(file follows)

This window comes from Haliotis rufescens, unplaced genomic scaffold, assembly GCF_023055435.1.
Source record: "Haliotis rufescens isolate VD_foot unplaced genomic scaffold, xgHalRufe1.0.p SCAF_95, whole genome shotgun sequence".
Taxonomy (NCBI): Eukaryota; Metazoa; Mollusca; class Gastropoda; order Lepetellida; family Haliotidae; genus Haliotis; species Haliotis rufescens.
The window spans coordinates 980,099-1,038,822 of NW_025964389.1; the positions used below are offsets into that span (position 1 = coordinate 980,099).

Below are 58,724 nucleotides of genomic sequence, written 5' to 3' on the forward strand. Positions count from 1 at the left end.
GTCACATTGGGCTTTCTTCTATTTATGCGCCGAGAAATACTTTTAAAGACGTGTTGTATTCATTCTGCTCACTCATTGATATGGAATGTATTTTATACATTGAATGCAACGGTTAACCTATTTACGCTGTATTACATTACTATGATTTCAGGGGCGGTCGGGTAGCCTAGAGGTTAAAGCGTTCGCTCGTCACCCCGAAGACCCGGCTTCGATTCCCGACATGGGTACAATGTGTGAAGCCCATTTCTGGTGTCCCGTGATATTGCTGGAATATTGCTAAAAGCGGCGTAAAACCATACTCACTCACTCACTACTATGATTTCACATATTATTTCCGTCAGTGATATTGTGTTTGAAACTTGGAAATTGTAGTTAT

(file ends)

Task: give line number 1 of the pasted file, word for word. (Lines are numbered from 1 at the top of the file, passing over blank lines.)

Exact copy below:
This window comes from Haliotis rufescens, unplaced genomic scaffold, assembly GCF_023055435.1.